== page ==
The United States reached a staggering milestone on Monday, surpassing 500,000 known coronavirus-related deaths in a pandemic that has lasted almost a year. The nation’s total virus toll is higher than in any other country in the world. It has far surpassed early predictions of loss by some federal experts. And it means that more Americans have died from Covid-19 than did on the battlefields of World War I, World War II and the Vietnam War combined.
“The magnitude of it is just horrifying,” said Jeffrey Shaman, a professor of environmental health sciences at Columbia University who has modeled the virus’s spread and says that the scale of loss was not inevitable, but a result of the failure to control the virus’s spread in the United States.
The United States accounts for about 20 percent of the world’s known coronavirus-related deaths, but makes up just 4.25 percent of the global population.
About one in 670 Americans has died of Covid-19, which has become a leading cause of death in the country, along with heart disease and cancer, and has driven down life expectancy more sharply than in decades. The losses have been searingly personal for the relatives and friends of the 500,000.
“It never goes away,” the Rev. Ezra Jones of Chicago said of his grief for his uncle, Moses Jones, who died of the coronavirus in April.
The harrowing milestone comes amid hopeful news: New virus cases and deaths have slowed dramatically, and vaccine distribution has gradually picked up pace. But uncertainty remains about emerging virus variants, some more contagious and possibly more lethal, so it may be months before the pandemic is contained. Scientists say the trajectory of the U.S. death toll will depend on the speed of vaccinations, the effects of the variants and how closely people stick to guidelines like mask-wearing and social distancing.
Last March, in the early days of the pandemic, Dr. Anthony S. Fauci, the nation’s top infectious disease expert, and Dr. Deborah L. Birx, the official coordinating the coronavirus response at the time, projected that even with strict stay-at-home orders, the virus might kill as many as 240,000 Americans — a number that seemed unimaginable at the time.
“As sobering a number as that is, we should be prepared for it,” Dr. Fauci said at the time.
Less than a year later, the virus has killed more than twice that number.
U.S. deaths from Covid-19 came faster as the pandemic wore on. The country’s first known Covid-19 death occurred in Santa Clara County, Calif., on Feb. 6, 2020, and by the end of May, 100,000 people had died. It took four months for the nation to log another 100,000 deaths; the next, about three months; the next, just five weeks.
The virus has reached every corner of America, devastating dense cities and rural counties alike through surges that barreled through one region and then another.
In New York City, more than 28,000 people have died of the virus — or roughly one in 295 people. In Los Angeles County, the toll is about one in 500 people. In Lamb County, Texas, where 13,000 people live scattered on a sprawling expanse of 1,000 square miles, the loss is one in 163 people.
The virus has torn through nursing homes and other long-term care facilities, spreading easily among vulnerable residents: They account for more than 163,000 deaths, about one-third of the country’s total.
Virus deaths also have disproportionately affected Americans along racial lines. Over all, the death rate for Black Americans with Covid-19 has been almost two times higher than for white Americans, according to the Centers for Disease Control and Prevention; the death rate for Hispanics was 2.3 times higher than for white Americans. And for Native Americans, it was 2.4 times higher.
By Monday, about 1,900 Covid deaths were being reported, on average, most days — down from more than 3,300 at peak points in January. The slowing came as a relief, but scientists said variants made it difficult to project the future of the pandemic, and historians cautioned against turning away from the scale of the country’s losses.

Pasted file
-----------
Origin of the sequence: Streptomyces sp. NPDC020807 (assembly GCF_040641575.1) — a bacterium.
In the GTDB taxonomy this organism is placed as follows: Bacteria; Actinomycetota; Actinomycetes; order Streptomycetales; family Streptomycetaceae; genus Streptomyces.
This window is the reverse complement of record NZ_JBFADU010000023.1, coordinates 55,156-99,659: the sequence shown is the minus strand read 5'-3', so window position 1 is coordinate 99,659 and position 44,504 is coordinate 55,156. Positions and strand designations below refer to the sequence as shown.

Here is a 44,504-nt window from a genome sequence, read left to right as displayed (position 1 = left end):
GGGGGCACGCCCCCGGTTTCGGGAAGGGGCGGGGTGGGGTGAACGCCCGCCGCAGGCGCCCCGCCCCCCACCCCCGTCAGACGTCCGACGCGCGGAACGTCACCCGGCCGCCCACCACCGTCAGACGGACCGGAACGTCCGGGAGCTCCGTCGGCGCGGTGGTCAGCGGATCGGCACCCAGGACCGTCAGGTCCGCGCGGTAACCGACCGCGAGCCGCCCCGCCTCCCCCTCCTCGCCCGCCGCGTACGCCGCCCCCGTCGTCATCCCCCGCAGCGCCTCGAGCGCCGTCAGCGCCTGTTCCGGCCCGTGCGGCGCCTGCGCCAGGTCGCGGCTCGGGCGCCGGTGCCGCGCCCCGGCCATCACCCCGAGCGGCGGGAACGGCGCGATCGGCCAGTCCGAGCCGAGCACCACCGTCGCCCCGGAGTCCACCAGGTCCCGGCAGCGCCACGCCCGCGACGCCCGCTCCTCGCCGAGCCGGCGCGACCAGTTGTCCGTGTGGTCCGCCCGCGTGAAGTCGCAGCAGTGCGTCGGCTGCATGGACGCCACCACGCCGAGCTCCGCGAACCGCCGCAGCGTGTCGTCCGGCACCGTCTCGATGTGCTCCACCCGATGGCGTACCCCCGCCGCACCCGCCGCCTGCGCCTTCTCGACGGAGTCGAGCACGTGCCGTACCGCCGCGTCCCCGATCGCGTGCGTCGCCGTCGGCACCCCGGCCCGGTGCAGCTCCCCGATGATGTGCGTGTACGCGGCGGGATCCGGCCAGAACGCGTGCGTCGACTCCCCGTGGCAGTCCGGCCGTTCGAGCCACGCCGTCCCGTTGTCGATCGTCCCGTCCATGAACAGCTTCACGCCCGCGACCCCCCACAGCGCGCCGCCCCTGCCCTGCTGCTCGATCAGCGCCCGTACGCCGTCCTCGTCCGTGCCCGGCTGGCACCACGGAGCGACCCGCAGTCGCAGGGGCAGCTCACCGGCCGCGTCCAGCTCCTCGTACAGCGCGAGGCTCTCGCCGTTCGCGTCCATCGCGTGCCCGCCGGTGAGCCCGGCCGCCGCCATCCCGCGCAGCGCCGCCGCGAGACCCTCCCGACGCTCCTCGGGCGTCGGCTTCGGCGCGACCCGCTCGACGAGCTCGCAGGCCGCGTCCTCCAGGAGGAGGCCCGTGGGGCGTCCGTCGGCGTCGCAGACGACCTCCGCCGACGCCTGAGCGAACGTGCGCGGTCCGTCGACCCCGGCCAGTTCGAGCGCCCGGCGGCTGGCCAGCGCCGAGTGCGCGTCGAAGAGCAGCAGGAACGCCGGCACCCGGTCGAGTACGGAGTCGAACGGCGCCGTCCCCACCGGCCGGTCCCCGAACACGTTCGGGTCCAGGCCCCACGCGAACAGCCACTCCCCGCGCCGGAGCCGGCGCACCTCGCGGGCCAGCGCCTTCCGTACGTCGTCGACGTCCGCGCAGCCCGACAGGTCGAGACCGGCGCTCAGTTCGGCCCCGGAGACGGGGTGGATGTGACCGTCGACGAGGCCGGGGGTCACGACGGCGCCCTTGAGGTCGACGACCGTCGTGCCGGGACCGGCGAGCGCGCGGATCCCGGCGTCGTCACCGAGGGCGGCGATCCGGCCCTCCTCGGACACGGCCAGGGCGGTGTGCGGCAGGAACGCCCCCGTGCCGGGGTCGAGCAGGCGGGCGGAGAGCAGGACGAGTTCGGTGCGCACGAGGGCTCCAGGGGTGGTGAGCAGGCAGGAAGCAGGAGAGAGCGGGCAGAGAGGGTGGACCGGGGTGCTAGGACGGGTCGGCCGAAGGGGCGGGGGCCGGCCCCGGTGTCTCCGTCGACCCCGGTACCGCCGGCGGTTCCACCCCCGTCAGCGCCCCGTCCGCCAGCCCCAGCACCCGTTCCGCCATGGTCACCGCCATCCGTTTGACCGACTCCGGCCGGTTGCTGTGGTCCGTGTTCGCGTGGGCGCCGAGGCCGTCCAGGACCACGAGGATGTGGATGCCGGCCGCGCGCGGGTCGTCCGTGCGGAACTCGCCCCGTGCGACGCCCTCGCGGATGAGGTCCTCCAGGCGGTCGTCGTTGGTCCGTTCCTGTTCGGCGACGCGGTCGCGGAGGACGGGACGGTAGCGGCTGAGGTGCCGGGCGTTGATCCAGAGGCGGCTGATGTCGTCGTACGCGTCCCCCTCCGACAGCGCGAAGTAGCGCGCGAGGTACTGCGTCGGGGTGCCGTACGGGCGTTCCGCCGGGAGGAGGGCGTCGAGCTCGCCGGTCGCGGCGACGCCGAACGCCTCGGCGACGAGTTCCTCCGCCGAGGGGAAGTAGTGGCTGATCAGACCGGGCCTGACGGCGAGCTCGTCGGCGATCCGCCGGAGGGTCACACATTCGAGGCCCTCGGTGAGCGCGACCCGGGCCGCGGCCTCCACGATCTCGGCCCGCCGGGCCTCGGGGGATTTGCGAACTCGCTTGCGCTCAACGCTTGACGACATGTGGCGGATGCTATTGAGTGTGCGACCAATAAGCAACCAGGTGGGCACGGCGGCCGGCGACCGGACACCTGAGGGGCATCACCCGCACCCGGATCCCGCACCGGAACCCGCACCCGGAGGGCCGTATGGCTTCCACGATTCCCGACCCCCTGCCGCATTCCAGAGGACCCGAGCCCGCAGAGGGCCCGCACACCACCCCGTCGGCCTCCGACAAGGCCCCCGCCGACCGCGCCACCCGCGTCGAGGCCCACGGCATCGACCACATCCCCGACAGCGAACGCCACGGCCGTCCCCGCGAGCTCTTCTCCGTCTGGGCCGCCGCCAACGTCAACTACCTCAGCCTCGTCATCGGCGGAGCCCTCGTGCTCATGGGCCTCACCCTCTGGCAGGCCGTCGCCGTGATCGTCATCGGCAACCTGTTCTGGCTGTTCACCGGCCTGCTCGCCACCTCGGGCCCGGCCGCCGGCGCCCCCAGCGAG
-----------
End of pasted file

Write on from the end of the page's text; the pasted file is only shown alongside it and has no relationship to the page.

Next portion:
“There will be a real drive to say, ‘Look how well we’re doing,’” said Nancy Bristow, chair of the history department at the University of Puget Sound in Tacoma, Wash., and author of “American Pandemic: The Lost Worlds of the 1918 Influenza Epidemic.” But she warned against inclinations now to “rewrite this story into another story of American triumph.”
A month ago, the pandemic looked especially bleak. More than 750,000 coronavirus cases were tallied worldwide in a single day. Infections surged across the entire United States. New variants identified in Brazil, Britain and South Africa threatened the rest of the world.
But the past month has brought a surprisingly fast, if partial, turnaround. New cases have declined to half their peak globally, driven largely by steady improvements in some of the same places that weathered devastating outbreaks this winter.
Cases are an imperfect measure, and uneven records and testing mask the scope of outbreaks, especially in parts of Africa, Latin America and South Asia. But fewer patients are showing up at hospitals in many countries with the highest rates of infection, giving experts confidence that the decline is real.
The lull in many of the world’s worst outbreaks creates a critical opportunity to keep the virus in retreat as vaccinations begin to take effect. Experts believe vaccines have done little to slow most outbreaks so far, but a small group of countries, primarily wealthy ones, plan to vaccinate vulnerable groups by the spring.
The positive signs come with a number of caveats and risks.
Many countries are still struggling. Brazil has a serious resurgence in the face of a new variant discovered in the country. Hospitalizations in Spain are higher than they have ever been, even though official tallies show a decline in new cases. And in a number of European countries — the Czech Republic, Estonia and Slovakia — the infection rate is worsening.
More contagious variants — or lapses in social distancing and other control measures — could still bring new spikes in infections. A variant first identified in Britain is spreading rapidly in the United States, and it has been implicated in surges in Ireland, Portugal and Jordan.
And while most countries have seen declines in cases over the past month, the total global reduction has been driven largely by just six countries with enormous epidemics.
As coronavirus cases decline across the United States, the East Coast has emerged as a lingering hot spot — at least in relative terms.
Eight of the 10 states with the highest rates of recent cases border the Atlantic Ocean. New York and New Jersey are adding cases at rates higher than every state except South Carolina, with Rhode Island close behind. Massachusetts, Connecticut and New Hampshire are all in the top 15.